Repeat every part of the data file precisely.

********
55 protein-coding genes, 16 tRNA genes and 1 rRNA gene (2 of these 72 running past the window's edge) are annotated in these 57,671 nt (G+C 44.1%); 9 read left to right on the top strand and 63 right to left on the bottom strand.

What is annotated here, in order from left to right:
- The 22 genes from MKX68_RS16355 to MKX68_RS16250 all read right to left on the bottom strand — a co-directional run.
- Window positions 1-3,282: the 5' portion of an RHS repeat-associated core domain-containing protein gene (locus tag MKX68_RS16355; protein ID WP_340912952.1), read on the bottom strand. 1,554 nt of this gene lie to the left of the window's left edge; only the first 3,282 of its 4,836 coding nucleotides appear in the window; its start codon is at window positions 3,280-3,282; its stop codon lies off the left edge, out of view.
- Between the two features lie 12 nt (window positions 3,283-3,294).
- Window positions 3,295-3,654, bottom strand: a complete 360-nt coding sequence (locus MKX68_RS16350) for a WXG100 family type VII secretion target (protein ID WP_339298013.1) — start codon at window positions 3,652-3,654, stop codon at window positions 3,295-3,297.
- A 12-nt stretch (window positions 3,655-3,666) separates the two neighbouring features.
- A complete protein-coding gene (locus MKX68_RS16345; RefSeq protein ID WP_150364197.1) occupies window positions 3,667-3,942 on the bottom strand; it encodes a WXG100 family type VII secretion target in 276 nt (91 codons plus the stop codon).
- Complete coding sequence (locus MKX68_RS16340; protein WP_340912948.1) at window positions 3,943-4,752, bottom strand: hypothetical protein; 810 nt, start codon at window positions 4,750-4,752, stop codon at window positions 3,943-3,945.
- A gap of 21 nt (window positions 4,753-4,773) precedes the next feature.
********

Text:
55 protein-coding genes, 16 tRNA genes and 1 rRNA gene (2 of these 72 running past the window's edge) are annotated in these 57,671 nt (G+C 44.1%); 9 read left to right on the top strand and 63 right to left on the bottom strand.

What is annotated here, in order from left to right:
- The 22 genes from MKX68_RS16355 to MKX68_RS16250 all read right to left on the bottom strand — a co-directional run.
- Window positions 1-3,282: the 5' portion of an RHS repeat-associated core domain-containing protein gene (locus tag MKX68_RS16355; protein ID WP_340912952.1), read on the bottom strand. 1,554 nt of this gene lie to the left of the window's left edge; only the first 3,282 of its 4,836 coding nucleotides appear in the window; its start codon is at window positions 3,280-3,282; its stop codon lies off the left edge, out of view.
- Between the two features lie 12 nt (window positions 3,283-3,294).
- Window positions 3,295-3,654, bottom strand: a complete 360-nt coding sequence (locus MKX68_RS16350) for a WXG100 family type VII secretion target (protein ID WP_339298013.1) — start codon at window positions 3,652-3,654, stop codon at window positions 3,295-3,297.
- A 12-nt stretch (window positions 3,655-3,666) separates the two neighbouring features.
- A complete protein-coding gene (locus MKX68_RS16345; RefSeq protein ID WP_150364197.1) occupies window positions 3,667-3,942 on the bottom strand; it encodes a WXG100 family type VII secretion target in 276 nt (91 codons plus the stop codon).
- Complete coding sequence (locus MKX68_RS16340; protein WP_340912948.1) at window positions 3,943-4,752, bottom strand: hypothetical protein; 810 nt, start codon at window positions 4,750-4,752, stop codon at window positions 3,943-3,945.
- A gap of 21 nt (window positions 4,753-4,773) precedes the next feature.